Amy Welborn has a good reflection on Catholic identity over at Beliefnet (yes, she's about the best thing that ever happened to that site). The questions she ponders have been swimming around in my head this year, especially. I've been teaching at a small Catholic homeschool academy for almost four years now and am a "parish" member of a university Newman center. The former is not only delightfully orthodox but also distinctly and deliberately traditional in taste: prayers in Latin, Baltimore Catechism, the Fr. Laux books, rosary bracelets, scapulars, etc. The university center, while providing valid sacraments, leans in the other direction: Marty Haugen Muzak, its own peculiar variations on liturgical postures, little interest in Adoration, no mention of doctrine (never), etc. The Catholic styles, tastes, and degrees of orthodoxy I encounter are, to say the least, varied.
Now, I am fully convinced of two things with regard to this discussion. First of all, your "tastes" and preferences in terms of "Catholic identity"--do I like stained glass? am I convinced that it's "cool" to be Catholic? do I find the Novus Ordo completely overrated?--do not matter at all. Second, these tastes and preferences matter tremendously.
Do you see my problem? Let me spell this out.
Our preferences in liturgy, music, or even what we deem appropriate at Mass in a sense do not matter. For example, multiple teachers at my little school have spoken with real disdain or distrust of the LifeTeen movement. They object to the Christian Rock music employed at Mass and what they perceive as the use of emotion to bring about conversion. "It just feels too Protestant." It would be better, they say, for these kids to be exposed to silence, chant, and beautiful architecture. After all, it is beauty that will draw them. Now silence is important, chant is one of the great treasures of the Church, as is architecture; but the point of all these things is to draw us to the person of Christ and to inspire us to submit to his authority on earth. "By their fruits you shall know them," and LifeTeen has borne great fruit in the lives of many of my friends. LifeTeen Masses may not be appropriate for Vatican City, but they do evidence the life of the Holy Spirit living in these teens.
The teens do need eventual exposure to the rich culture that human beings have built up around the Church, but we do well to remember that--however beautiful--human culture is just human. It is Christ who is divine and is the one we need.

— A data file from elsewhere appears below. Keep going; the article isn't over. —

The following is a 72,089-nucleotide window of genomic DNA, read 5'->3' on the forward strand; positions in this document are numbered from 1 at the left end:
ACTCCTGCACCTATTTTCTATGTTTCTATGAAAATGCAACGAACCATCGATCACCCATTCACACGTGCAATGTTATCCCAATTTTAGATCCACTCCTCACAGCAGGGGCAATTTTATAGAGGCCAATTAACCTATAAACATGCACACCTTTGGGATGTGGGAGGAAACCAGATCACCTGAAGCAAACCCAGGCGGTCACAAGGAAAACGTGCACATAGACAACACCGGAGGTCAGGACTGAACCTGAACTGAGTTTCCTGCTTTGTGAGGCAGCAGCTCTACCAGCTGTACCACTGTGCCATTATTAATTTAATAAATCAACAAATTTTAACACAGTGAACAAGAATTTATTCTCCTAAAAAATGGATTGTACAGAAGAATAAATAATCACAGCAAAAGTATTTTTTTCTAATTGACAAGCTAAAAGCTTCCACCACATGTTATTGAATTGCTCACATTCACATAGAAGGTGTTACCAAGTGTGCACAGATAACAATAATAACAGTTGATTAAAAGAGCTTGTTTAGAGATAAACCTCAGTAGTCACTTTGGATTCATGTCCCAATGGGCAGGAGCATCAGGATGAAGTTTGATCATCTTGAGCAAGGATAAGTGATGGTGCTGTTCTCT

On the other hand, tastes matter immensely when they tie directly into virtues of obedience and love. There are human things that every Catholic should know, but not so that he or she can be "more Catholic" or "a Real Catholic" or "a Super-Solid Catholic." We need to encounter some of these things because they may just help us to love Jesus Christ more.
For example, Eucharistic Adoration is not just about me being orthodox. It's a practice that came about in the Church as a result of and a way to foster a deeper passion for Christ truly present in the Eucharist. Some people have a distinct distaste for Adoration, and this distaste needs to be overcome. Other dislikes do not need to be overcome, such as a dislike for Christian Rock, because there's nothing intrinsically necessary about Rock 'n' Roll to your relationship with God. But profound love for the Eucharist and the desire to be in its Presence is necessary to our relationship with God.
These are just my preliminary thoughts (what? she has more thoughts?), and I will end here with Welborn's words. The point of all this is that as Catholics we need to constantly re-examine what value we are placing on our "Catholic Identity." We are not called either to re-affirm the Gothic arch or churches in-the-round. We need to find our attraction to the Church in the person of Christ and in his sacraments:
"When I read Pope Benedict (and, incidentally John Paul II), I don't see the "It's Cool To Be Catholic" or "Let's reaffirm our Fascinating Catholic Identity" in play. I see... ...the assumption that the Church is the Church of Jesus Christ, his loving, serving, redeeming presence on earth. ...people today, as they always have, need Christ. They need salvation, forgiveness and mercy. ...Our call as Catholics is to bring that loving Christ to others - through what we do as Catholics individually and institutionally - but the direct, explicit goal is not to get people to like Catholics, think well of Catholics or be impressed by Catholics. The goal is...to put on Christ. And serve. And love. And bring others into his embrace."
Amen. If we put on Christ, the rest--beauty, truth, goodness, culture--will follow.